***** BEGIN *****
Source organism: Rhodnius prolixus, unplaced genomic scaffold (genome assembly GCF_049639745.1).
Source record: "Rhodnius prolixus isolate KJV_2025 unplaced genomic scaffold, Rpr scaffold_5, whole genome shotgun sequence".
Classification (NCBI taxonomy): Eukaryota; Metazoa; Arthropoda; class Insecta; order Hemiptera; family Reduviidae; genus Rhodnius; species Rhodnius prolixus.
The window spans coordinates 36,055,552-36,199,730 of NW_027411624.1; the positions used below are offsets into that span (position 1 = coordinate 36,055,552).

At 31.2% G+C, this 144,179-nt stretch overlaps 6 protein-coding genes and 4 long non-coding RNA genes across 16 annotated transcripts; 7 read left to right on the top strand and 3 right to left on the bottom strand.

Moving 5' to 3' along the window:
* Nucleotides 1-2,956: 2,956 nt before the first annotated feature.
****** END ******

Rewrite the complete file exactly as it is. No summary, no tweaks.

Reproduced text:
Source organism: Rhodnius prolixus, unplaced genomic scaffold (genome assembly GCF_049639745.1).
Source record: "Rhodnius prolixus isolate KJV_2025 unplaced genomic scaffold, Rpr scaffold_5, whole genome shotgun sequence".
Classification (NCBI taxonomy): Eukaryota; Metazoa; Arthropoda; class Insecta; order Hemiptera; family Reduviidae; genus Rhodnius; species Rhodnius prolixus.
The window spans coordinates 36,055,552-36,199,730 of NW_027411624.1; the positions used below are offsets into that span (position 1 = coordinate 36,055,552).

At 31.2% G+C, this 144,179-nt stretch overlaps 6 protein-coding genes and 4 long non-coding RNA genes across 16 annotated transcripts; 7 read left to right on the top strand and 3 right to left on the bottom strand.

Moving 5' to 3' along the window:
* Nucleotides 1-2,956: 2,956 nt before the first annotated feature.